How to Use Goodreads and TVtropes to Improve Your Writing

These are a few of my favorite things.

GoodReads.com
What it is: A free site that lets you record, catalog, and organize the books you’ve read and want to read. It also lets you see what friends are reading and makes book recommendations based on books you’ve already read.

How to use Goodreads to improve your writing: Start an account. Add the books you’ve read. Make bookshelves for writing traits you admire and types of writing you enjoy. For example, you can have a shelf for good characterization, poetic language, suspense, or historical fiction. Note that the same book can be on multiple shelves, so if your favorite historical fiction also uses poetic language, the book can serve as an example of both. As you write, when you feel that you need an example of a certain type of writing, click on the bookshelf and look through the titles to see what might be useful.

How to use Goodreads in a class on breaking writing rules: Specifically pay attention to the books that have broken certain rules and put them in categories. This way you have a ready catalogue for writing models and reassurance that you are in good company. As an example, here is my shelf for books that break common writing rules.

TVtropes.org
What it is: “Tropes” are storytelling devices and conventions. TVtropes.org is a writing-related wiki site, which is a site like Wikipedia that invites contributions from lots of users.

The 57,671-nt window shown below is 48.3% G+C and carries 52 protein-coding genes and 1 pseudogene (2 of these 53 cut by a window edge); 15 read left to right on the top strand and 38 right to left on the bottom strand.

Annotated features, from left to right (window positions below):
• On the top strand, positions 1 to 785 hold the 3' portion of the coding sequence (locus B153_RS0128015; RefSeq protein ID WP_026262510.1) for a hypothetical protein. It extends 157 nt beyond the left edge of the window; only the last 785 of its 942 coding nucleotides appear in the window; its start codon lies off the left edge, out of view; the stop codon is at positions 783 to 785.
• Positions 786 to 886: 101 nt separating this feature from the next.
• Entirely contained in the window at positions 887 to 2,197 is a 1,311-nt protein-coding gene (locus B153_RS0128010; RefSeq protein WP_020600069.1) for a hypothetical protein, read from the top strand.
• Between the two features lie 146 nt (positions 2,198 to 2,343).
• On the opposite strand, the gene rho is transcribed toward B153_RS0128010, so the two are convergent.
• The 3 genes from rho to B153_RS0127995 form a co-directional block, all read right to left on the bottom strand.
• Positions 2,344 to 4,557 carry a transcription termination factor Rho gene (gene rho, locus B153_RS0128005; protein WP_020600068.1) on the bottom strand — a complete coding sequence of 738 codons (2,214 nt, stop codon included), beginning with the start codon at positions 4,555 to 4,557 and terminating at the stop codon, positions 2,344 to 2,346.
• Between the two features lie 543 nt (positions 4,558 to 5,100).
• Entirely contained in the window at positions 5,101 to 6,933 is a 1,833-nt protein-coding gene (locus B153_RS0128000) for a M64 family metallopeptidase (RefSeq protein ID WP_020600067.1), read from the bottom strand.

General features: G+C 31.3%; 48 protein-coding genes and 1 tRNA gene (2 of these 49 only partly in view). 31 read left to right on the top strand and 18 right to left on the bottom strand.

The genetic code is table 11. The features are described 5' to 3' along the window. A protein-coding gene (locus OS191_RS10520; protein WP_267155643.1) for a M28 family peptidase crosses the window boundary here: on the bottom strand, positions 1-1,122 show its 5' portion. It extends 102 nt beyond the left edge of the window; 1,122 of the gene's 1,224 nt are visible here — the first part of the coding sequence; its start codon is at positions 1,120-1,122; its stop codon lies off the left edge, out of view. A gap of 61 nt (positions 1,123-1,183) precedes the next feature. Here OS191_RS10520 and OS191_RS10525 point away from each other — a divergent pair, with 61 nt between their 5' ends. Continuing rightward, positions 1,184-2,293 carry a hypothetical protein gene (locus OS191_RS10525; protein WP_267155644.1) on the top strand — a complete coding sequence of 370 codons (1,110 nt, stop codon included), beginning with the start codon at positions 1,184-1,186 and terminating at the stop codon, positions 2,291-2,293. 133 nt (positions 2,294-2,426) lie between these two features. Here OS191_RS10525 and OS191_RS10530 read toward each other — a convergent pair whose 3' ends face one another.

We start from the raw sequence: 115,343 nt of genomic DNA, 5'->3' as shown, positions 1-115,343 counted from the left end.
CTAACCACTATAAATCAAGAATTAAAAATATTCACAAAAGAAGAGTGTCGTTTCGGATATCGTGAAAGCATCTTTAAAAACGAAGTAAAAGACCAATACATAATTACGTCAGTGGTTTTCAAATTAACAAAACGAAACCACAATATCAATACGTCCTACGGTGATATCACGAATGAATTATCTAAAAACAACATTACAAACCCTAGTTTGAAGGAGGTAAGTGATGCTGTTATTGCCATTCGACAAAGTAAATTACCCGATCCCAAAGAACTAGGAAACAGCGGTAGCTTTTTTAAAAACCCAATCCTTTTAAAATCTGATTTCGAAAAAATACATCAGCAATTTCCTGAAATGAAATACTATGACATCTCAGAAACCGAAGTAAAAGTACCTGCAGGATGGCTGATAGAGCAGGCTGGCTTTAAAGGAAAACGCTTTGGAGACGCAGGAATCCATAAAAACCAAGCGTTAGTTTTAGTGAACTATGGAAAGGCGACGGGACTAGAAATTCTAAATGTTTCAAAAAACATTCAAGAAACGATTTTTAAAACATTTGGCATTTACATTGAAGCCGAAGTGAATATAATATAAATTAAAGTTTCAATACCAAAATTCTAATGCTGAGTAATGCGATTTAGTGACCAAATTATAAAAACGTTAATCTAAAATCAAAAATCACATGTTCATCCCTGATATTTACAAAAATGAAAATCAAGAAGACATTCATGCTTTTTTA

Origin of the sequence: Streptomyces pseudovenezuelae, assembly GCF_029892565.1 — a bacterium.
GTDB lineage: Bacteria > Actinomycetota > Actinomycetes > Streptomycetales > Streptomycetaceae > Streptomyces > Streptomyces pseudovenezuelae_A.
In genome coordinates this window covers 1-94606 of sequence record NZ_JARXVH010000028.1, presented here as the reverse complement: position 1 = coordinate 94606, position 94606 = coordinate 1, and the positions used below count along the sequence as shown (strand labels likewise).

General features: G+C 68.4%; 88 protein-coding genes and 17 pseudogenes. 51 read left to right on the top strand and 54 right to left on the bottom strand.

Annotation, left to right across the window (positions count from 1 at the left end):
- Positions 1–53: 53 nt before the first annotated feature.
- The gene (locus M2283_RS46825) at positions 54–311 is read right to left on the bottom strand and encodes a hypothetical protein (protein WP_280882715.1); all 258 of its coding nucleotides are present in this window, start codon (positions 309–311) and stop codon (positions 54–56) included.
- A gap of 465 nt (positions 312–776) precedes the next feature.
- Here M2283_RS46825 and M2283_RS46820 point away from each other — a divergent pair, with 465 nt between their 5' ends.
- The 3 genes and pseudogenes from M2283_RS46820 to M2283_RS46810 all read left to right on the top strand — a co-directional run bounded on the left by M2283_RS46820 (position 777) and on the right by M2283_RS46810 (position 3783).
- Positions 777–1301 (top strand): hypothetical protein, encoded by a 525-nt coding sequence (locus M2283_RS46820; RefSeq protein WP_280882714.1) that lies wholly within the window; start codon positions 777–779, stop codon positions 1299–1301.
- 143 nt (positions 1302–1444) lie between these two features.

How to use TVtropes.org to improve your writing: Look up your favorite movies and TV shows. Look at the devices used in them. Then read the list of other TV shows and movies that have used the same trope.

How to use TVtropes.org for a class on breaking writing rules: sometimes you will see that a trope has been “subverted,” which means broken on purpose. Here is the definition of “Subverted Trope” on TVTropes. The examples using the car chase and sheet of glass are especially helpful. Below that you will see examples of subverted tropes in a variety of TV shows and films. It’s also worth checking out “Not a Subversion,” which explains other ways of breaking rules such as “inverted trope,” “averted trope,” and “justified trope.”

12 Years of Writing Classes in 12 Days of Emails

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